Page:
What can you expect from your stalking during the month of March? 

March Almanac 555px

(Above: At this time of year our quarry is at its lowest ebb)

I have always had a fondness for March. Not only is it at last possible to start feeling a little warmth in the Sun, but it was also during this month that I first took on a sizeable plot of land as a professional stalker in the Hampshire countryside.

I vividly recall the elderly landowner giving me a personal guided tour of the farm on a bright clear March morning. As chance had it, during the excursion, we laid eyes on a large family of Roe deer lying up in the early spring sunshine near my hosts deer ravaged garden. Clearly well accustomed to getting away with their plundering of the adjacent flower beds untroubled, the Roe nonchalantly returned our gaze under lazy eyelids. Foolishly captivated by the sight of such an enchanting scene, and naively ignorant of my hosts reddening face, I uttered the word ‘beautiful’ and instantly regretted it, my ill considered comment drew an angry glance from my guide, who had clearly began to question his judgement at having employed the services of such a soft hearted deer manager!

Clearing my throat and attempting to recover some credibility, I quickly uttered further remark that; ‘beautiful or not, these deer would certainly require a firm hand’.  

My aim here is to illustrate the dichotomy for many stalkers, who will often have a profound affection for the deer that they stalk, yet be required to kill them. How this sits in each of our minds is the result of a personal journey. Speaking for myself, I feel at ease in the knowledge that by selectively weeding out the less fit I am engaging in an age old process of encouraging the most fit to survive and the betterment of the species.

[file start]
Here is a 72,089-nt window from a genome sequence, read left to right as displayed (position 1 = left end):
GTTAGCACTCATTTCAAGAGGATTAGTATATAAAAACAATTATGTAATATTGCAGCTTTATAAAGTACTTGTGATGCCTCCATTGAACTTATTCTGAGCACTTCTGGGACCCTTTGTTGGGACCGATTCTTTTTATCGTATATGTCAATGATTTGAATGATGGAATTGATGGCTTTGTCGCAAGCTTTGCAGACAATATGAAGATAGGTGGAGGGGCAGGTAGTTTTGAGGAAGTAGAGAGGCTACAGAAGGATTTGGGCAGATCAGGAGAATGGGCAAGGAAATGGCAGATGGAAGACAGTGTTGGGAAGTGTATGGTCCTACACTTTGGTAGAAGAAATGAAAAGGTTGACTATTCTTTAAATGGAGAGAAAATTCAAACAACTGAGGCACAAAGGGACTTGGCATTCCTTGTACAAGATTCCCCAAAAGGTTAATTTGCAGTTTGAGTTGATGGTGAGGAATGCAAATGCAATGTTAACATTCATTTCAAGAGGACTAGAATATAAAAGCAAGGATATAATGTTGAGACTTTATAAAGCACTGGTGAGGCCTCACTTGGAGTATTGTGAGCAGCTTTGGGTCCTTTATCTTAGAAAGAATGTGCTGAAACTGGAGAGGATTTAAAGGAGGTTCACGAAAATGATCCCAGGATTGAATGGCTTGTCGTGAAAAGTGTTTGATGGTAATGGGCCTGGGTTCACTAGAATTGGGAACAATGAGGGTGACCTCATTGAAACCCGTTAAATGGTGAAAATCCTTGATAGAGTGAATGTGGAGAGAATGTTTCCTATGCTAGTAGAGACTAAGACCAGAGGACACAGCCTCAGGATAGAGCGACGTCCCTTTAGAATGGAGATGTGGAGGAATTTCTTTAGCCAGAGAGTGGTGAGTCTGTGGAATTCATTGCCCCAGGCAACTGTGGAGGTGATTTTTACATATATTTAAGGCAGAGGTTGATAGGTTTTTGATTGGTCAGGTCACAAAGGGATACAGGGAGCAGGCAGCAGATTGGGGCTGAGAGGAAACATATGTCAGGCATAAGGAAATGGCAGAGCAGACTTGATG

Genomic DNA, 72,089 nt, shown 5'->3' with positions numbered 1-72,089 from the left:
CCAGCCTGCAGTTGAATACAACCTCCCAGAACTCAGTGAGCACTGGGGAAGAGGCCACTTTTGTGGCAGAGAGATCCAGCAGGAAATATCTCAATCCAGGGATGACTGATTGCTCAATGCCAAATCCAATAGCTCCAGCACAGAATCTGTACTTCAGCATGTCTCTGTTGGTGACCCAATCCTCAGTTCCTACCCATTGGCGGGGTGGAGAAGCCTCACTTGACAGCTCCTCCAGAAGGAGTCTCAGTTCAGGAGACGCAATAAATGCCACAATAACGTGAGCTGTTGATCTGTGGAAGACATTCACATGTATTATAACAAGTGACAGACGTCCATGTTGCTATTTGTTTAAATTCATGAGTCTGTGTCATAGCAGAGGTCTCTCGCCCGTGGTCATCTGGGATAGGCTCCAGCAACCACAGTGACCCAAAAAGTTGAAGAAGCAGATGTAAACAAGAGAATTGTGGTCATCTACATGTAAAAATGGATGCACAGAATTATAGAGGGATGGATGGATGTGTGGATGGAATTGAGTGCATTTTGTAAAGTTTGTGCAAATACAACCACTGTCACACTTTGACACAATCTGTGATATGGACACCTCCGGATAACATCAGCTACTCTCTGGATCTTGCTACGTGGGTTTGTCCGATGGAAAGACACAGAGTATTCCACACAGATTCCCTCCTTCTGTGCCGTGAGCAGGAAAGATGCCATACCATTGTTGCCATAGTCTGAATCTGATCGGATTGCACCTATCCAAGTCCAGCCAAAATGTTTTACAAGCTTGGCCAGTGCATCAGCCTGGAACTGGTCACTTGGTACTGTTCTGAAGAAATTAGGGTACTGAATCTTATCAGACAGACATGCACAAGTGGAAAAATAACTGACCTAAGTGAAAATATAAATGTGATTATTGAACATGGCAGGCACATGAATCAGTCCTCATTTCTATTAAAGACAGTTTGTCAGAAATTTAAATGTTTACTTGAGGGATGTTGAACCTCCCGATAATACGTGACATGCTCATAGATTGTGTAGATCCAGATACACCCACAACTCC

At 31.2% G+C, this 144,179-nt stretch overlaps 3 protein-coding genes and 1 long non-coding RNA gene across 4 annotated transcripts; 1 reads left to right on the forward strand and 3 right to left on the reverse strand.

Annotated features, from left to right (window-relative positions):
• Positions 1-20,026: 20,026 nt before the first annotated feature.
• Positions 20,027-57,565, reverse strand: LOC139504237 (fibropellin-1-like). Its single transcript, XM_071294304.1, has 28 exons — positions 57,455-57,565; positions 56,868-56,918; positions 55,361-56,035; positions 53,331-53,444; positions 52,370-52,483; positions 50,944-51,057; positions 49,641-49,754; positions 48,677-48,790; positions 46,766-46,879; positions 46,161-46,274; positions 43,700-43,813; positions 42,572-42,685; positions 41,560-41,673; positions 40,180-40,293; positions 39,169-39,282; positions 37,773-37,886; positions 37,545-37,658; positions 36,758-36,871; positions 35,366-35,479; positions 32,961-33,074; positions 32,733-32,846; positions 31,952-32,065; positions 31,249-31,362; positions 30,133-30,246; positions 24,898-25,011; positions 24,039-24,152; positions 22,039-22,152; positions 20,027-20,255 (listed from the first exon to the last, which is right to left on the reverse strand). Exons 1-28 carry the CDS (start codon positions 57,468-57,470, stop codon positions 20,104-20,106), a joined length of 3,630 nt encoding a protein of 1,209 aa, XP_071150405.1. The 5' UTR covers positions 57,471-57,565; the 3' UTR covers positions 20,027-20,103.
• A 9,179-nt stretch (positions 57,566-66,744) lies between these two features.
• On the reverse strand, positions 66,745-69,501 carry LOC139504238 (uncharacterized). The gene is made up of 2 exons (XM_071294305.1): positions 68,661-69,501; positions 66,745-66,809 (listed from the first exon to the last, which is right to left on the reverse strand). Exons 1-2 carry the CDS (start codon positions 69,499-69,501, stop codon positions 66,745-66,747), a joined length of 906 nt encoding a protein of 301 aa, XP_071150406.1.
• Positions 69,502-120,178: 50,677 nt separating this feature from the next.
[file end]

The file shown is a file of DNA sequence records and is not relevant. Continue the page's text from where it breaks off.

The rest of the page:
My reason for mentioning this recollection in relation to the month of March is in fact two fold, for it is at this time of year that it is also worth remembering our affections for our quarry, who by virtue of the lack of cover and scarcity of browse, are not only at their most visible but also at their most vulnerable. As the winter months draw to a close deer are, through months of hardship, malnourished and deficient of nutrition. Days and weeks of wet and cold, and a lack of food mean that at this time of year our quarry is at its lowest ebb. Add to this the fact that most females will also be heavily pregnant and you can understand why during March natural mortality reaches its peak.    

March is therefore the time for deer managers to show a little mercy. Of course in Scotland the season for the vast majority of deer has already ended and some would argue rightly so. None the less, current legislation in England and Wales permits the taking of all females and males (save the Roe Buck) through this vulnerable stage in the deer’s annual cycle. As deer managers we should therefore remember our affection for what is undoubtedly one of the UK’s most treasured wild animals and exercise compassion and restraint from pressing our prey too hard during this challenging time.  

Editorpic150IN Season in England & Wales:  Roe Does, Fallow Does & Fallow Buck, Sika Stags & Sika Hinds, Red Stags & Red Hinds, CWD Bucks & CWD Does, Muntjac Buck & Muntjac Does.

Off Season in England & Wales: Roe Buck. 

In Season in Scotland:  Roe Does, Fallow Buck

Off Season in Scotland: Red Stags & Red Hinds, Sika Stags & Sika Hinds, Roe Buck and Fallow Does. 

(Editor - Peter Jones) 



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